A mother enlists the aid of her boarding house residents in raising her teenage son.
Review by Eric Hillis
Directed by: Mike Mills
Starring: Annette Bening, Lucas Jade Zumann, Elle Fanning, Billy Crudup, Greta Gerwig
'It takes a village to raise a child'; so goes the old African proverb. In writer-director Mike Mills' 1979 set love letter to both his own mother and mothers everywhere, 20th Century Women, the 'child' is 15-year-old Jamie (newcomer Lucas Jade Zumann), while the village consists of his single mother, Dorothea (Annette Bening), and a trio of hangers on she enlists to aid her in raising her son.
Feeling Jamie requires a strong male figure in his life, Dorothea initially approaches her lodger, William (Billy Crudup), who with his bushy moustache and hairy chest is a poster boy for '70s masculinity. William declines the offer, subtly chiding Dorothea for her outdated views - "Do you really need a man to raise a man?"
This causes Dorothea to turn to the other two female figures in Jamie's life: her second lodger Abbie (Greta Gerwig), a punky photographer whose extravagant appearance is offset by a lack of confidence and worry over the impending news concerning her cervical cancer, and 17-year-old Julie (Elle Fanning), a promiscuous teen whose relationship with Jamie seems to be the only non-sexual one she commits to (something the film commendably refuses to judge), much to his frustration. While Dorothea approaches Abbie and Julie for their help, she's really using it as a way of playing mother herself to a pair of young women she feels could use some direction and distraction.
Much is made of the generation gap between Dorothea and her son. A child of the Great Depression, her teen years might as well have occurred four centuries before Jamie's, and Louis Armstrong and Benny Goodman conduct a sonic battle for dominance with Talking Heads and Devo in the halls of the boarding house. An equal time gap exists between the film's setting and our own age, and the choice of 1979 is far from arbitrary. When choosing to portray a past era, most filmmakers will opt for the middle of a decade (John Carney's Sing Street, for example, is set in a mythical version of 1985 that represents the '80s as a condensed whole), but Mills is more concerned with the end of this particular era. A key scene gathers the protagonists as they watch Jimmy Carter deliver his infamous 'crisis of confidence' speech - "He's so fucked," William exclaims - and the casual attitude to sex dovetails dangerously close with the impending advent of AIDS. When Jamie receives a beating from a macho schoolboy - the result of a debate over the importance of clitoral stimulation, one of Abbie's life lessons for the young man - it's a signal of things to come for America.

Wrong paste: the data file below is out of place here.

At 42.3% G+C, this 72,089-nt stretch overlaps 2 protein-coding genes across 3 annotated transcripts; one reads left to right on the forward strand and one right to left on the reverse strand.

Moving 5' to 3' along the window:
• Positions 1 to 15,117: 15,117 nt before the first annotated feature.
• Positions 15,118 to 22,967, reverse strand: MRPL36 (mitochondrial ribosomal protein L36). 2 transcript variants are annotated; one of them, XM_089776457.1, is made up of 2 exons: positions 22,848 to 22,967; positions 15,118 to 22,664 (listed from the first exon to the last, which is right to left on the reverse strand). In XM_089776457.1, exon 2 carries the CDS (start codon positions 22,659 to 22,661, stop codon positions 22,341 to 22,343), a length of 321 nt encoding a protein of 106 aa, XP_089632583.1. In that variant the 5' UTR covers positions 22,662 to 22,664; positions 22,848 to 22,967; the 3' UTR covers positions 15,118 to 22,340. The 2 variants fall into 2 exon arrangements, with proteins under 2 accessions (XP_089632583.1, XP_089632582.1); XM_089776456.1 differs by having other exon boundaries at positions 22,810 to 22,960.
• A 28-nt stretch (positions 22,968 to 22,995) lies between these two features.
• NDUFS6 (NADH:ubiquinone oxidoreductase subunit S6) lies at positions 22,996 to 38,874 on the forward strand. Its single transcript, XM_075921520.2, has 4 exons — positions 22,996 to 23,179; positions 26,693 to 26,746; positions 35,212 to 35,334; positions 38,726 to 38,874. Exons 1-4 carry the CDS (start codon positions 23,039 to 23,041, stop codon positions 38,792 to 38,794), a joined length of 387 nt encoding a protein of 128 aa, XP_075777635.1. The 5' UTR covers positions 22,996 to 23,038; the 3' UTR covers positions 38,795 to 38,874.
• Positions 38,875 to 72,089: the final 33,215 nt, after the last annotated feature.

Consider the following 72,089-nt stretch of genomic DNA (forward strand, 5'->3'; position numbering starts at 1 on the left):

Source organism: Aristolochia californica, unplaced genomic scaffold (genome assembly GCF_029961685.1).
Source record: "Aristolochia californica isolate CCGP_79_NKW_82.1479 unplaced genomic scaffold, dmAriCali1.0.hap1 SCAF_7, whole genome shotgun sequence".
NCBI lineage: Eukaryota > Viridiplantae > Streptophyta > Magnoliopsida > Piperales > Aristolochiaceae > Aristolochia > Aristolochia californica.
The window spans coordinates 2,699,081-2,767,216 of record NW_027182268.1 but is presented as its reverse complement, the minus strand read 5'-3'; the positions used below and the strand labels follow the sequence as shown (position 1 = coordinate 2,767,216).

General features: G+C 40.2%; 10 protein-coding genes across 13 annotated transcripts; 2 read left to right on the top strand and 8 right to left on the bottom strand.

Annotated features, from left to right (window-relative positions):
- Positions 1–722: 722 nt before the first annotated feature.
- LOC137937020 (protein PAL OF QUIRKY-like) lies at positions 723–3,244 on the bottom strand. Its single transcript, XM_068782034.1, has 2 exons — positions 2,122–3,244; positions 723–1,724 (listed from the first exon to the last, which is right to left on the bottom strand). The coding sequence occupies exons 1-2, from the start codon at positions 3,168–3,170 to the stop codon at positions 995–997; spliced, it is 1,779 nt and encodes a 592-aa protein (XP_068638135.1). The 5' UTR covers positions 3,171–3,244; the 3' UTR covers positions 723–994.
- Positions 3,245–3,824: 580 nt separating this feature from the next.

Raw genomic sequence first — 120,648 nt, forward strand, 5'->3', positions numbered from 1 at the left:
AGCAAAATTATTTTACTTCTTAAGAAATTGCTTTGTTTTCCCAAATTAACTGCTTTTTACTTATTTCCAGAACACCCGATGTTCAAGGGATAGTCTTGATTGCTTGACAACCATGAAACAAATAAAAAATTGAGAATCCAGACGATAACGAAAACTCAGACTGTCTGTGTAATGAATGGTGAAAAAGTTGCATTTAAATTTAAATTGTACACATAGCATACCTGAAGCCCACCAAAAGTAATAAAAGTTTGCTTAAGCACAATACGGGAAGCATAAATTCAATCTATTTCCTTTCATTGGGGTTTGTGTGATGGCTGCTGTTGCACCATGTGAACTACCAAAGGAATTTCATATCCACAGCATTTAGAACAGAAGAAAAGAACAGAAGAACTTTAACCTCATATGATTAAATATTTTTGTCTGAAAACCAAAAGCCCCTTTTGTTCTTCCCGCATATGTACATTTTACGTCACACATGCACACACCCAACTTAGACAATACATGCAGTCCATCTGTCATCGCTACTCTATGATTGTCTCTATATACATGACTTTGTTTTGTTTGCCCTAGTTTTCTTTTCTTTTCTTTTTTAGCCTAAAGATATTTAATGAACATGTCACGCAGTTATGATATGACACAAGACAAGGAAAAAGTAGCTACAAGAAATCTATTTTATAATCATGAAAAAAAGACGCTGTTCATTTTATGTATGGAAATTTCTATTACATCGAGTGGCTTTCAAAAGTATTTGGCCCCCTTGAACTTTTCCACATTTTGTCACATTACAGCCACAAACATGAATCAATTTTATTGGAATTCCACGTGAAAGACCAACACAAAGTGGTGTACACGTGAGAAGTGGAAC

As you might expect from such a period piece, 20th Century Women's soundtrack is filled with deep cuts from the New Wave era, but Mills also populates his film's aural landscape with the literature of the day, with passages from novels and essays read in voiceover to aid in establishing a sense of time and place, the title and author credits appearing onscreen as though they were music videos on MTV (back in the day, MTV showed music videos; crazy right?). At one point, footage from Godfrey Reggio's seminal Koyaanisqatsi plays, Mills using it to create mood in much the same way as a needle drop of Devo's 'Gut Feeling'. It's a strikingly audacious moment, similar to Tarantino's use of a clip from Hitchcock's Sabotage in Inglorious Basterds.
20th Century Women is a collage of culture, but the nostalgia for a lost era takes a backseat to another type of nostalgia, one based in blood, that of Mills' feelings for his late mother. A career best Bening is the heart of the movie, portrayed as an angelic figure, but one with very grounded, human concerns. If Mills is like the average Anglo-Saxon male, he likely never knew his mother when she was alive - we sadly never do, not really - but I'm sure she would be proud of his cinematic tribute to her influence. Mrs Mills, you raised a good one.
20th Century Women is in UK/ROI cinemas February 10th.